MIT Promises To Put More Arts In ITS DNA

Leaving aside the List Visual Arts Center, we don’t usually think of the arts as foremost at the Massachusetts Institute of Technology. But today it announced a forward-thinking inititative — a new Center for Art, Science & Technology — intended to propel MIT’s goal of integrating the arts into its curriculum and research. CAST, as it will be known, is “A joint initiative of the office of the Provost and the schools of Architecture and Planning (SA+P) and Humanities, Arts, and Social Sciences.” Evan Ziporyn, a music professor of Music, has been names as CAST’s inaugural director.

The Mellon Foundation provided $1.5 million in funds over four years for the center, which will be used to give

awards to faculty, researchers and curators seeking to develop cross-disciplinary courses, new research or exhibitions that span the arts, science and technology….supplement[s to]  MIT’s existing Visiting Artists program…to embed artists’ residencies in the curriculum and create a platform for collaboration with faculty, students and research staff in the development, display and performance of new and experimental artwork or technologies for artistic expression.  In addition, the grant will support the participation of graduate students and postdoctoral fellows in the activities of the Center. 

MIT, meanwhile, has pledged to mount “a major, bi-annual international symposium on art, science and technology,” with the first set for the 2013-14 academic year.   CAST will be part of the Office of the Provost, which signals it as a priority, I think.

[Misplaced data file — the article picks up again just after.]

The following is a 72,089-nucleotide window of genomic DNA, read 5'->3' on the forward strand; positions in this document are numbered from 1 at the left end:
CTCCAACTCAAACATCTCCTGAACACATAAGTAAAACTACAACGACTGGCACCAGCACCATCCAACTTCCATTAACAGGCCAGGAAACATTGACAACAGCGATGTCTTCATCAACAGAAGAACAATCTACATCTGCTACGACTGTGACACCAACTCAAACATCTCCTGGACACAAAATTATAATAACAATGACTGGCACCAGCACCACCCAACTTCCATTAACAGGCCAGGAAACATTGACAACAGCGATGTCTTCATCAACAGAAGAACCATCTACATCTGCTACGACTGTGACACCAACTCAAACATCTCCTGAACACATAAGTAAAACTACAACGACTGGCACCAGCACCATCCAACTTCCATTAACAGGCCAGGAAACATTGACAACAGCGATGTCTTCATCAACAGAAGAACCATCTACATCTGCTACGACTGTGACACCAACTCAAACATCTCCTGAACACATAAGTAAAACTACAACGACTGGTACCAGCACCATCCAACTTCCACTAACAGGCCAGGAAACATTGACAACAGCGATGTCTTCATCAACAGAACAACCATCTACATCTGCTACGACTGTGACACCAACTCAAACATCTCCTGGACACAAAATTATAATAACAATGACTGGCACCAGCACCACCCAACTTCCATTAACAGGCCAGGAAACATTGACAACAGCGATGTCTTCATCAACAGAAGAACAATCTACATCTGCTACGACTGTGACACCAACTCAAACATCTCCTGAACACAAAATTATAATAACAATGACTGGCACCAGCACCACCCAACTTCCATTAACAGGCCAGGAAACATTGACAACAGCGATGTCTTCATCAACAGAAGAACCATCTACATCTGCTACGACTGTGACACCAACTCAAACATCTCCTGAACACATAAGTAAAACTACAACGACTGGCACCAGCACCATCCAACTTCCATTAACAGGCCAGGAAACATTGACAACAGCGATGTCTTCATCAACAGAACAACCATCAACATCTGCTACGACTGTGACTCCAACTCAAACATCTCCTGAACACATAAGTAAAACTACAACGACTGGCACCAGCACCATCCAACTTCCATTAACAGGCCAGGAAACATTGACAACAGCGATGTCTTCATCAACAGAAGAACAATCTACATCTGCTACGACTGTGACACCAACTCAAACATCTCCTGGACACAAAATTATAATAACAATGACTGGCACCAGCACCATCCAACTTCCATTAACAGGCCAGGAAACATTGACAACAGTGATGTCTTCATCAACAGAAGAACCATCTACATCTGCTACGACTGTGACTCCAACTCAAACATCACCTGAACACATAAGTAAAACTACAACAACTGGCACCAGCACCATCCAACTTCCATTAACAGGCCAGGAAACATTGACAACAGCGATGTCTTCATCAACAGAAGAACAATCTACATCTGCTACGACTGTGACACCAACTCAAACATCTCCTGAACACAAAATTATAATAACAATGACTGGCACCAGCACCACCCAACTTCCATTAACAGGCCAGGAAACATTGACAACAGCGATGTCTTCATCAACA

A year ago, MIT held “FAST, the Festival of Art, Science and Technology” as part of its 150th anniversary celebration, and published a report called “The Arts at MIT.” CAST builds on that. (There’s more in the press release here.)

All of this is great; my only worry is that $1.5 million may not go that far.

Other art things are happening at MIT, too. On May 3, the MIT Museum will open the1,650 sq. ft. Kurtz Gallery for Photography, whose first exhibition will show 75 photographs by Berenice Abbott, plus letters and documents – Photography and Science: An Essential Unity.

And on May 10, MIT plans to dedicate Ring Stone by Cai Guo-Qiang — a monumental white granite sculpture and his first public work for a university. (There’s another picture here.)

Consisting of twelve “individual, but indivisible links cut from a 39 1/2-foot-long single block of white granite” — and weighing about 14 metric tons — the piece will be accompanied by seven Japanese Black Pine trees, planted inside the rings and nearby. It will be positioned on the lawn of the MIT Sloan School of Management, observing the principles of Feng Shui. Cai Guo-Qiang will give the keynote speech at MIT’s China Forum the same day as the dedication.

I’m sure there’s much else going on at the List Center, too, under its new director, Paul Ha.

Photograph: Courtesy of MIT

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